Celebrate Banned Book Week – Huckleberry Finn

Sep 22, 2008

Posted by: Doris | Comments


Banned Books Week
Celebrating the Freedom to Read
September 27’October 4, 2008


“Before the week is out, be a patriot: Encourage a child to fall in love with a book. Apply for a library card. And accept the ALA’s invitation to Let Freedom Read.”
-Linda Campbell, Star-Telegram Staff Writer

My topic this week is Banned Book Week. My plan is to introduce you to some of the books on the list, and encourage you all to protect your right to read these books. It is always ok to choose not to read something you find offensive, or to keep your children from reading something that goes against your values. It is wrong to keep others from enjoying those same books if that is their choice. I am not advocating all books be read by all people, just that all people have the ability to read them if they should choose.

The first book committee I had to sit on was for Huckleberry Finn. I remember sitting in a room and having flash backs to the first time I read Huckleberry Finn. The lumps in my throat, the sadness and anger at the treatment of a man; the realization of how much racism occurred under our noses still stings when I think of Huck Finn.

I blindly looked up at a loving woman who didn’t want her child to feel the sting of the words in the book. I told her that if we didn’t see where we’d been how would we ever recognize it if it happened again. She didn’t want her son to feel the pain associated with those words. I can understand that. Luckily, the book was kept in our school and I was able to teach it to my students, but this one child was given an alternative assignment. I hope, now that he’s an adult, he’s read the book.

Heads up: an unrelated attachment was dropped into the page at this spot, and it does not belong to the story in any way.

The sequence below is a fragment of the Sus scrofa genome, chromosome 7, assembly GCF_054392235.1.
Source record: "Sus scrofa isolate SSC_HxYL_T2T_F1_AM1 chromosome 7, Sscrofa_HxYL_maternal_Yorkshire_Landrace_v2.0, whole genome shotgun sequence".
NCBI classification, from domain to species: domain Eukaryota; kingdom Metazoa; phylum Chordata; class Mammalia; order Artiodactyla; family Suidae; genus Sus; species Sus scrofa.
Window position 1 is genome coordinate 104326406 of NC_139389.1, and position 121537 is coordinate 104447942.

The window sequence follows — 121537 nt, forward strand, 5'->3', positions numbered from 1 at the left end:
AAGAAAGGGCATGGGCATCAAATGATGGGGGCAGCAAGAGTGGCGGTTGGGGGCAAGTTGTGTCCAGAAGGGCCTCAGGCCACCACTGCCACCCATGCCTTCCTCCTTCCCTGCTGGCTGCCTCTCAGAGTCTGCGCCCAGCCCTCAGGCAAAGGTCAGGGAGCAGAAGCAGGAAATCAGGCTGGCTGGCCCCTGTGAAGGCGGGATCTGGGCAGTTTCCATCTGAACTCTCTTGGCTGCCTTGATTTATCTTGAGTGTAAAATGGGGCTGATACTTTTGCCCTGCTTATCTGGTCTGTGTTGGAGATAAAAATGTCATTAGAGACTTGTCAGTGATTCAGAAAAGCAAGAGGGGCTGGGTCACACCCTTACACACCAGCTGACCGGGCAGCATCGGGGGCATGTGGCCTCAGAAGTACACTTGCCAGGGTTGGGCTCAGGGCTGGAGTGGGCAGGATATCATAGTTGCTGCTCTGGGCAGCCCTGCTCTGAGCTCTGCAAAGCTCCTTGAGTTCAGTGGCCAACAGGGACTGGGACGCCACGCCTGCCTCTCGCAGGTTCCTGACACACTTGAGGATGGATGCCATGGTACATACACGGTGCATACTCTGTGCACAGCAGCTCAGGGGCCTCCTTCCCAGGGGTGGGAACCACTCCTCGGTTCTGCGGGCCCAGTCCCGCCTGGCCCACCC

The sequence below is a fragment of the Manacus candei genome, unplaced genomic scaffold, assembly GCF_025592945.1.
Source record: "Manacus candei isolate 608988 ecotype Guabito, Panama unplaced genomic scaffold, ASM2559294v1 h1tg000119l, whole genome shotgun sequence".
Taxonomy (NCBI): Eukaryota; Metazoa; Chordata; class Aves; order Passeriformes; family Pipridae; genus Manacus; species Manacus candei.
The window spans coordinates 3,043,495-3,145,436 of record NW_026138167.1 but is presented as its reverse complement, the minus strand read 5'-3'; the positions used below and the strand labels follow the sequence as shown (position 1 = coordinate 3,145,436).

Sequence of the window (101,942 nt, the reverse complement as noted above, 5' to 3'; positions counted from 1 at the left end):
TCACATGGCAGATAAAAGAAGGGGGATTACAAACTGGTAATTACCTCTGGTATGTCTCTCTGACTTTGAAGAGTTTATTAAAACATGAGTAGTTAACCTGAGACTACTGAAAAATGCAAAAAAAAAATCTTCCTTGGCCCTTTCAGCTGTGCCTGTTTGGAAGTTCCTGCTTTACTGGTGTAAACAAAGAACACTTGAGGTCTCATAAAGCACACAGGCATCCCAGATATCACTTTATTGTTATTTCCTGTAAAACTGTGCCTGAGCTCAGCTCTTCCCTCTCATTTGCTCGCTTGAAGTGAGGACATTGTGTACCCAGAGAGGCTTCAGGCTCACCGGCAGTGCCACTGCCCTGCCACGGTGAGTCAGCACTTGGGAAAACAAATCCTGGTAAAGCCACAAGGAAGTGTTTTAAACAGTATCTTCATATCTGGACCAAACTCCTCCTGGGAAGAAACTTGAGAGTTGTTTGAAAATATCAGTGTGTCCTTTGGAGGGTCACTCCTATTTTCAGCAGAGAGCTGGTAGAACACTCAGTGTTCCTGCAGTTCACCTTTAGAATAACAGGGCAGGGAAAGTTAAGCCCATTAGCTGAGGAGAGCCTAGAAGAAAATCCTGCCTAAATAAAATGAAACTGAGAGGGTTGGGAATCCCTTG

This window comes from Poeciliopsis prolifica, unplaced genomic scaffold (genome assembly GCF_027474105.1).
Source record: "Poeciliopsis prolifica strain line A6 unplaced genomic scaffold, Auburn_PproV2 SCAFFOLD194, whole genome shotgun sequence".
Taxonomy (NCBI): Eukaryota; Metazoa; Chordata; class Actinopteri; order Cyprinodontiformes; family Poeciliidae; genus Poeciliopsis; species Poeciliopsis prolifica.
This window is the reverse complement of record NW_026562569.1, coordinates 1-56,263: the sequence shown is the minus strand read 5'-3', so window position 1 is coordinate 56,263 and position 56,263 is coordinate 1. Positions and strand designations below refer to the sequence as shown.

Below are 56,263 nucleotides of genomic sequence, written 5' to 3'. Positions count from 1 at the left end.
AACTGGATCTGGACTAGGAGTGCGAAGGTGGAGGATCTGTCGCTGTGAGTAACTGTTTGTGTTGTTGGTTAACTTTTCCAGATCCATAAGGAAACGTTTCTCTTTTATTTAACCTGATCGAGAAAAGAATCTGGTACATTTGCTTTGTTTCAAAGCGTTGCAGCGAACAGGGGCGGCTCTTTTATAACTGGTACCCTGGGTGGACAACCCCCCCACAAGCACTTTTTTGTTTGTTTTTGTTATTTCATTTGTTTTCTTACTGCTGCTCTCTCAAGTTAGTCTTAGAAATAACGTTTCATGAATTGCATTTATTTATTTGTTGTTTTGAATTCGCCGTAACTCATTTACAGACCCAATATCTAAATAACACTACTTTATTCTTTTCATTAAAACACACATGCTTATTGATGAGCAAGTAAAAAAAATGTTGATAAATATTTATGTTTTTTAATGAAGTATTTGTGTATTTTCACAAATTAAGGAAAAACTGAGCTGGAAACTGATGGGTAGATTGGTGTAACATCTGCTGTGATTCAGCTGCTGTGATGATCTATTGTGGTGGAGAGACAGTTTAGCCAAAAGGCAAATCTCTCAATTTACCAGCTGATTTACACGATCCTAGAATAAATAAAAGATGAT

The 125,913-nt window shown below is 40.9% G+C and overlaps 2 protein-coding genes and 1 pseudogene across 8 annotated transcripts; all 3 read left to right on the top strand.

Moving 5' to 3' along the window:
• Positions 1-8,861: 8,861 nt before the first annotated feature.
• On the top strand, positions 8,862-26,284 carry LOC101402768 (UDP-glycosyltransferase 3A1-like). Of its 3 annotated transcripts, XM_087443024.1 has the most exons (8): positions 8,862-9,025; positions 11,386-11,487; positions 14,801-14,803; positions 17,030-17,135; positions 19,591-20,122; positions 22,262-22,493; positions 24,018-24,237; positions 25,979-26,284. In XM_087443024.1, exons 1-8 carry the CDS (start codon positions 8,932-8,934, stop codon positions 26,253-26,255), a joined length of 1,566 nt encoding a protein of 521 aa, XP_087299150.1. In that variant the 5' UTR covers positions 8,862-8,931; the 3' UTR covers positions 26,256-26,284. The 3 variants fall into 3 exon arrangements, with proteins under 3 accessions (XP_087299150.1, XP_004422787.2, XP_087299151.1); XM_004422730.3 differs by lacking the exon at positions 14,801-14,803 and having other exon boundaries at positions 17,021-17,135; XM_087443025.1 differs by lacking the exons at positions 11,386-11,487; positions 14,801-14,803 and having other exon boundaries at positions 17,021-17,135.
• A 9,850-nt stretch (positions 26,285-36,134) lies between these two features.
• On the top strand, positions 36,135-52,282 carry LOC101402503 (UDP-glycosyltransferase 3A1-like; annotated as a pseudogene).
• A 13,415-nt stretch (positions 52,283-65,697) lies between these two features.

If you have the opportunity to read Huckleberry Finn I suggest that you sit down and enjoy Huck’s journey down the Mississippi with Jim. While Huck tries to run away from his life he learns about Jim’s struggle as an escaped slave attempting to reunite with the family he loves. Huck first views this man with the eyes of the society of the time, but he finds out that the stereotype and the man are not the same. Eventually, Jim becomes the father figure Huck so desperately needs. This is a wonderful book that everyone should take the time to read.

Take a little time this week and read one of the challenged books I’ve mentioned. You’ll enjoy a great read and you’ll be ready to defend our intellectual freedom during Banned Books Week.

September 27 – October 4, 2008

Keep checking back, I’ll discuss more books on the challenged list, and give you more ideas on how you can support our right to read.


Finding Hogwarts

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